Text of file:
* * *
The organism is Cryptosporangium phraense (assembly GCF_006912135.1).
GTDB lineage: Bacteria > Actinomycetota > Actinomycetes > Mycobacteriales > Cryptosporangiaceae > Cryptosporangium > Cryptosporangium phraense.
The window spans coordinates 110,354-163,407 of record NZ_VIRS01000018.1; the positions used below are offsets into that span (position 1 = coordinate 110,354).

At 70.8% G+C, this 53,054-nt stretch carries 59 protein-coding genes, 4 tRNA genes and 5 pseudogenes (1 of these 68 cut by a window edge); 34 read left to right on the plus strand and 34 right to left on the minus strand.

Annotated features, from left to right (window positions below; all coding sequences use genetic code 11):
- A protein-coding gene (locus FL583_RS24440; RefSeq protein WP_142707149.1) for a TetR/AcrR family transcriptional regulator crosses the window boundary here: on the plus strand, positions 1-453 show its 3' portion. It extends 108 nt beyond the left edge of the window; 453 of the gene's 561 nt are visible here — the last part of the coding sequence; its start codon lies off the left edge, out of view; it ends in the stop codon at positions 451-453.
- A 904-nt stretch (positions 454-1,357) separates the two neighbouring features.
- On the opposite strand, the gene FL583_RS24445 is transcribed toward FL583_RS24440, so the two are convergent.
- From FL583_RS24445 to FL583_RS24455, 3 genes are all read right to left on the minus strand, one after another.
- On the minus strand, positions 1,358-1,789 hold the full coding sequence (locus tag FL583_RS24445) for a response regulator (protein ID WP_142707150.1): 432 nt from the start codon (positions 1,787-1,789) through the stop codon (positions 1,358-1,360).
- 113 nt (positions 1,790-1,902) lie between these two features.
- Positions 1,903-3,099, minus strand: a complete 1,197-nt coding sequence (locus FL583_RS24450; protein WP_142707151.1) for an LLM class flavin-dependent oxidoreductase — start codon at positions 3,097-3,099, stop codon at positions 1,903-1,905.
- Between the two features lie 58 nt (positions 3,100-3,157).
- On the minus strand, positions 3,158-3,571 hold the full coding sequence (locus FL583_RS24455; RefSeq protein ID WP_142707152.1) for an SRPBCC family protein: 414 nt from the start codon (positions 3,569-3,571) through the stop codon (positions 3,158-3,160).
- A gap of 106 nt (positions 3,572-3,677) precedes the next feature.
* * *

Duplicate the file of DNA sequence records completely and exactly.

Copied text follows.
The organism is Cryptosporangium phraense (assembly GCF_006912135.1).
GTDB lineage: Bacteria > Actinomycetota > Actinomycetes > Mycobacteriales > Cryptosporangiaceae > Cryptosporangium > Cryptosporangium phraense.
The window spans coordinates 110,354-163,407 of record NZ_VIRS01000018.1; the positions used below are offsets into that span (position 1 = coordinate 110,354).

At 70.8% G+C, this 53,054-nt stretch carries 59 protein-coding genes, 4 tRNA genes and 5 pseudogenes (1 of these 68 cut by a window edge); 34 read left to right on the plus strand and 34 right to left on the minus strand.

Annotated features, from left to right (window positions below; all coding sequences use genetic code 11):
- A protein-coding gene (locus FL583_RS24440; RefSeq protein WP_142707149.1) for a TetR/AcrR family transcriptional regulator crosses the window boundary here: on the plus strand, positions 1-453 show its 3' portion. It extends 108 nt beyond the left edge of the window; 453 of the gene's 561 nt are visible here — the last part of the coding sequence; its start codon lies off the left edge, out of view; it ends in the stop codon at positions 451-453.
- A 904-nt stretch (positions 454-1,357) separates the two neighbouring features.
- On the opposite strand, the gene FL583_RS24445 is transcribed toward FL583_RS24440, so the two are convergent.
- From FL583_RS24445 to FL583_RS24455, 3 genes are all read right to left on the minus strand, one after another.
- On the minus strand, positions 1,358-1,789 hold the full coding sequence (locus tag FL583_RS24445) for a response regulator (protein ID WP_142707150.1): 432 nt from the start codon (positions 1,787-1,789) through the stop codon (positions 1,358-1,360).
- 113 nt (positions 1,790-1,902) lie between these two features.
- Positions 1,903-3,099, minus strand: a complete 1,197-nt coding sequence (locus FL583_RS24450; protein WP_142707151.1) for an LLM class flavin-dependent oxidoreductase — start codon at positions 3,097-3,099, stop codon at positions 1,903-1,905.
- Between the two features lie 58 nt (positions 3,100-3,157).
- On the minus strand, positions 3,158-3,571 hold the full coding sequence (locus FL583_RS24455; RefSeq protein ID WP_142707152.1) for an SRPBCC family protein: 414 nt from the start codon (positions 3,569-3,571) through the stop codon (positions 3,158-3,160).
- A gap of 106 nt (positions 3,572-3,677) precedes the next feature.